This will be the first year in over 40 years that there will be no plum pudding on the table as a climax to Christmas dinner. Even last year in Hong Kong our darling Diane arranged to have one especially for us. It was set aflame at the table and then enjoyed with great dollops of Custard Sauce.
There was a time when I would make my own and perhaps had I thought about it this year I could and should have. But that’s all in the conditional so no point dwelling. In fact there was a time I made Christmas Pudding as gifts – a change from Christmas Cakes but we always left those for our friend John to provide.
In amongst all the silly papers we’ve kept and brought with us to Rome I found the following letter that went with the puddings in 1989.
This pudding is based on a recipe favored by King George VI and still used at Windsor Castle today. Just think you are eating the same pudding as the Queen and all the little royals. Boiled Pudding has been enjoyed in England since the early 16th century but only became the traditional end to Christmas dinner in the late 18th century.
There are several traditions concerning the making of a Christmas Pudding. It is always prepared on “Stir Up” Sunday. That is the Sunday when the English Book of Common Prayer “stirs up” the people to renew their zealous faith in God. It is also the Sunday when the pudding is “stirred up”; always I might add stirring clockwise for good luck. Also it was the custom for each family member to have a stir so the luck would be evenly distributed to one and all. Because I was alone when I “stirred up” this pudding, I thought of each of you with a stir.
The pudding must then be steamed over boiling water for nine hours. This was one tradition that I upheld for many years, much to the delight of our local Hydro company. This year I have followed a microwave method suggested by Madame Benoit.* I did not use a Panasonic or Frigo-seal but I did use PAM. So I hope that Jehan, as she prepares her tortière for the angels, is smiling on me; and me, I’m laughing at the Hydro company.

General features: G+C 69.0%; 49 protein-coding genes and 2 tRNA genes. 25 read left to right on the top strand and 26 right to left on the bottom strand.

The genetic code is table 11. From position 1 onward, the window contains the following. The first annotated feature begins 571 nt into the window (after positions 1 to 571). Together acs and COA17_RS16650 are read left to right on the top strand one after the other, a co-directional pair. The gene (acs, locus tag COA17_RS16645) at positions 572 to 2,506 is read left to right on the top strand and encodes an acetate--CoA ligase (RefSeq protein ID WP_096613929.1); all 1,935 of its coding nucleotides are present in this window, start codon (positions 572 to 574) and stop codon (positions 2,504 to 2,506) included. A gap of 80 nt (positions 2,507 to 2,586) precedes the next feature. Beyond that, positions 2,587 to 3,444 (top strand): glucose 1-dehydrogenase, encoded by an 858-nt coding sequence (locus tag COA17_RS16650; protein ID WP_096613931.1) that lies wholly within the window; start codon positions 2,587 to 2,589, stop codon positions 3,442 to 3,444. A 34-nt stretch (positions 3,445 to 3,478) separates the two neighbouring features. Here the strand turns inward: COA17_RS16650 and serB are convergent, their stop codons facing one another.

Another tradition, a legacy of Queen Victoria, was the placing of a bean or trinket in the pudding. The person finding the treasure was said to have good luck in the coming new year. My own experience with this tradition has been that a guest either swallows the bean or thinks it got there by mistake and quietly hides it on their saucer. An incident involving the bean and a choking aunt convinced me that this tradition could go by the wayside.
One tradition that should always be followed is the flaming of the pudding as it is brought to the table. Though this too has led to several incendiary events in my own kitchen I am sure that you will find that this is one tradition that is worth the odd singed eyebrow. The final tradition is to serve the pudding with hard sauce or custard sauce. I’ve always been partial to the former myself but along with the pudding I’ve included recipes for both, courtesy of Martha Stewart.
When speaking with Laurent in Cairo at 4 o’clock this morning I was reminded of one other tradition which was instituted in our household in Mexico several years ago: the eating of cold pudding for breakfast on Boxing Day. I find this a rather revolting tradition but Laurent assures me he enjoys it immensely.
Finally we hope that each one of you has a wonderful Christmas and that you think of us and ours. In Cairo we’ll lift a glass to you and yours. And for us that is what Christmas is all about: traditions and remembrance.
Reading it made me wish I have bothered to “stir up” a pudding for our table this year. But in its place I guess panetone will be brought to the table at the end of the Christmas meal – I’m just not sure how well it will flame!
*Jehane Benoit (1904-was a Canadian treasure. She began her life as a cook using a wood stove and ended up writing one of the definitive books on Microwave cooking. In between she wrote cookbooks, had her own TV programme (in French and English) and was spokesperson for Panasonic and Frigo-seal.
21 decembre – San Pietro Canisio